His thesis is that consistent data from reputable universities shows that while incentives may work for well-defined, linear, mechanical roles, they are counter-productive for roles that require creativity and problem solving or have high degrees of ambiguity. Now I’m not a genius but I’m pretty sure I’ve never seen a startup whose work is primarily linear and well-defined. In roles that require creativity and problem solving and that operate in ambiguous circumstances, Dan argues the 3 key motivators are: AUTONOMY, MASTERY and PURPOSE.

Based on my huge respect for the work Gallup has done on engagement I think he’s very close but that he’s over-simplified it slightly. Gallup would argue that engaged employees can say yes to each of their famous Gallup 12 Questions, or Q12, or in short: are operating in an area of talent and passion, with a manager who cares and sets clear expectations for them.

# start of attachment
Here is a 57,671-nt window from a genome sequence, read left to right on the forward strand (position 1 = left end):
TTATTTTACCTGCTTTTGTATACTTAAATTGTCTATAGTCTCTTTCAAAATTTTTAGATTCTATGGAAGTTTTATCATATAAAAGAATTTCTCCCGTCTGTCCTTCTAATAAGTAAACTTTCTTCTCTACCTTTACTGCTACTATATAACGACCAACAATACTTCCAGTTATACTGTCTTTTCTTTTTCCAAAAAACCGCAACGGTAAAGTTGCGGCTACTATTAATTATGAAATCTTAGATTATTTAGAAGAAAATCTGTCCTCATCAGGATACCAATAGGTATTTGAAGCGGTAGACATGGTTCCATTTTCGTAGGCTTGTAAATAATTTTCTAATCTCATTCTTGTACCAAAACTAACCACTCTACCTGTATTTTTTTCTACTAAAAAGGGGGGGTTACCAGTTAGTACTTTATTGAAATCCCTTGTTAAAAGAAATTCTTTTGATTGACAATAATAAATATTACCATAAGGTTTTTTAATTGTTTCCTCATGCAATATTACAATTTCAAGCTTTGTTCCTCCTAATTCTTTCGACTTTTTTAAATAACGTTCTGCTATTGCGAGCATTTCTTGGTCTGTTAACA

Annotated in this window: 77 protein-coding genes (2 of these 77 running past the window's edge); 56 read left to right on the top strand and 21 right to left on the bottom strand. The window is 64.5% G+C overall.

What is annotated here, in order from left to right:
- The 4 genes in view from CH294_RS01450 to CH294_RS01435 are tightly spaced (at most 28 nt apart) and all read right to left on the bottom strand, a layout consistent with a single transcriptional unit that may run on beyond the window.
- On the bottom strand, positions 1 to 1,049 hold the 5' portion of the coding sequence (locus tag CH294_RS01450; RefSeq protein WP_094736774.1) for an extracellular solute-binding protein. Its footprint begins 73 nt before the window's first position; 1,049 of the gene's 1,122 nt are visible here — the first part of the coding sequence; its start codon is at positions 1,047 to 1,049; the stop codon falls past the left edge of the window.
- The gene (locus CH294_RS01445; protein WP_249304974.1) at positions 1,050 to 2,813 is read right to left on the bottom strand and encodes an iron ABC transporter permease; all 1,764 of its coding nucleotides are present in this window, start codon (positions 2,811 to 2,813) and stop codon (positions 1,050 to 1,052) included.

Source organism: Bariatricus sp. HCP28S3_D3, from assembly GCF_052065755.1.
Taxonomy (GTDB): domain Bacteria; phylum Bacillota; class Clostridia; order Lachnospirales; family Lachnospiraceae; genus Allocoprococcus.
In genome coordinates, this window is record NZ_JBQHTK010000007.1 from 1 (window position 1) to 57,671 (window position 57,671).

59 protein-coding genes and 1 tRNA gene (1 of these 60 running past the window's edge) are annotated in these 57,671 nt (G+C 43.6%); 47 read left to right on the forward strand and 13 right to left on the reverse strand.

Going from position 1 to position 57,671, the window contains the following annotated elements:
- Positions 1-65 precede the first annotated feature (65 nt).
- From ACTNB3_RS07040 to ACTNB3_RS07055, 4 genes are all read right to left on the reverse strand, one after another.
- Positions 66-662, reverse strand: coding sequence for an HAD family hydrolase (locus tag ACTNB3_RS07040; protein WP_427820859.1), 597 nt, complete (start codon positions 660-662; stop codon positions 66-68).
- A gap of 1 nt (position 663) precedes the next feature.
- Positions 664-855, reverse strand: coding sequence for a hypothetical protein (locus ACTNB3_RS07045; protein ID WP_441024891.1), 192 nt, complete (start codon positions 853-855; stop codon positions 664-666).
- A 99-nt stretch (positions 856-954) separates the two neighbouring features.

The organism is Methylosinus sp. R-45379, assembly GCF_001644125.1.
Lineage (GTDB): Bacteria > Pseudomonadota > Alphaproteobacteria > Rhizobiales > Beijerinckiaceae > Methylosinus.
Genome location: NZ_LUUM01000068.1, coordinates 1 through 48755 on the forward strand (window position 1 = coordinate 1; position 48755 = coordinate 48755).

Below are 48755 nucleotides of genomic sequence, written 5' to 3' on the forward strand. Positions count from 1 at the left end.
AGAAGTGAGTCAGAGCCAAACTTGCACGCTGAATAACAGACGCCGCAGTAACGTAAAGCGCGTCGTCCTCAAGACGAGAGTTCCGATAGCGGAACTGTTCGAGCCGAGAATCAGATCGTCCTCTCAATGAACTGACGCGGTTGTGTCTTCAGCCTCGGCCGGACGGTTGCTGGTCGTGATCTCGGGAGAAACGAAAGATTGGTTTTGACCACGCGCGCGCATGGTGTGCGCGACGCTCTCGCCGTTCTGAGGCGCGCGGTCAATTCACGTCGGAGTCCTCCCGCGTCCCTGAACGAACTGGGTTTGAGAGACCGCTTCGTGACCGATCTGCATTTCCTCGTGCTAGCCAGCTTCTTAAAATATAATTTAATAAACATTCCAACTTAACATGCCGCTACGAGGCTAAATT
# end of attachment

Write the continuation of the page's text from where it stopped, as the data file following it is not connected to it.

Whether you go with Dan’s top 3 or the Gallup Q12, incentives or monetary rewards are strangely absent. So what is the leader of a start-up to do?

My plan for motivating my software startup team:

Here’s where I think I’m going as far as my plan for motivating my team:

  1. Make sure they have great front-line manager. For now that’s me but we’re hiring a new team leader so I can transition into an advisory role and I have to make sure I get them a first class, Gallup Q12 style manager. And while I’m their manager I need to focus on the next 3 items:  (I have to admit that even as I write this I’m thinking that I need to lift my head out of preparing the VC presentation and running financials and make sure I am doing what I just wrote.)